Editorial: Don’t ignore Nov. 3 ballot referendums

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The number of political flyers in the mailbox and candidate commercials on television these days might provide a sense the federal and state races on the Nov. 3 ballot are the only ones that deserve your attention.

Certainly, they are important for the country and Illinois, starting with the race for president, a U.S. Senate race and several for U.S. House districts, including two — the 6th District race between incumbent Democrat Sean Casten and Republican Jeannie Ives and the 14th between incumbent Democrat Lauren Underwood and Republican Jim Oberweis — that are among the most watched in the country.

Add in state legislative races and a state constitutional amendment about the graduated income tax, and together, they suck a lot of oxygen out of this election.

But we urge voters to not be star-struck and focus only on the contests at the top of the ballot, because there are many important decisions to be made on local races, especially referendums that will affect your taxes, the makeup of some local governments and other issues.

As with deciding which candidates to support in elections, suburban voters must do some homework to learn about their ballot questions to make an informed choice. A good place to start is online and the websites for those local governments that have offered the questions — many have posted information, including video forum discussions, about the issues.

The Daily Herald and other news media have written stories about many of the referendums. We will publish endorsements on some of the more high-profile issues in the coming days.

In all, there are some 30 questions on ballots in the suburbs, including 17 in DuPage County alone.

The list includes several tax increase proposals, such as the $26.98 million borrowing plan in Itasca Elementary District 10 to fund school construction projects, and another to borrow $4.7 million to replace building infrastructure and upgrade security at schools in Winfield Elementary District 34.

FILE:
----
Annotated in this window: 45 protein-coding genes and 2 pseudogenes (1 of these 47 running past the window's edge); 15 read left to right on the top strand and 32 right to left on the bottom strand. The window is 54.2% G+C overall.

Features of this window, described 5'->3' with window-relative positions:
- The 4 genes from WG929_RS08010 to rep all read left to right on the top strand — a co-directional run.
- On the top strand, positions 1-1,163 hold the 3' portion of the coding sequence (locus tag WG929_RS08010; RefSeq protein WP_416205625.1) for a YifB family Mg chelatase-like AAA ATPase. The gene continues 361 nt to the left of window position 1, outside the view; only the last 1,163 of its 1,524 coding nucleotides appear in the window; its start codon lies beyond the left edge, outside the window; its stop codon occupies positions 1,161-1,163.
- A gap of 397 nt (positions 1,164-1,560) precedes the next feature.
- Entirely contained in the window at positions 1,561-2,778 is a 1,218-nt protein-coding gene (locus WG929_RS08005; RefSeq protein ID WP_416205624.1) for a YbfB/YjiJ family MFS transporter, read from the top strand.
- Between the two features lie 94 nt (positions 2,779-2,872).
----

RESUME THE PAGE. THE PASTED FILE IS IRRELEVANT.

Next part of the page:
There are questions that will affect the size and makeup of some local governments. For example, Lake County voters will decide whether the elected recorder of deeds post — the county’s keeper of real estate transactions, military discharge papers and other documents — will be eliminated and the office merged with the county clerk. In McHenry County, voters will determine whether to continue having an elected coroner or let the county board hire someone to oversee investigating and certifying causes and manners of death. A few townships, including Elk Grove, are asking permission to abolish their local road district.

While those issues may not have the 1,000-watt shine of the vote for president between Donald Trump or Joe Biden, they are too important to ignore — especially those that hit your wallet.

Feeds,Region: DuPage,Local,Region: Suburbs

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October 13, 2020 at 11:39AM

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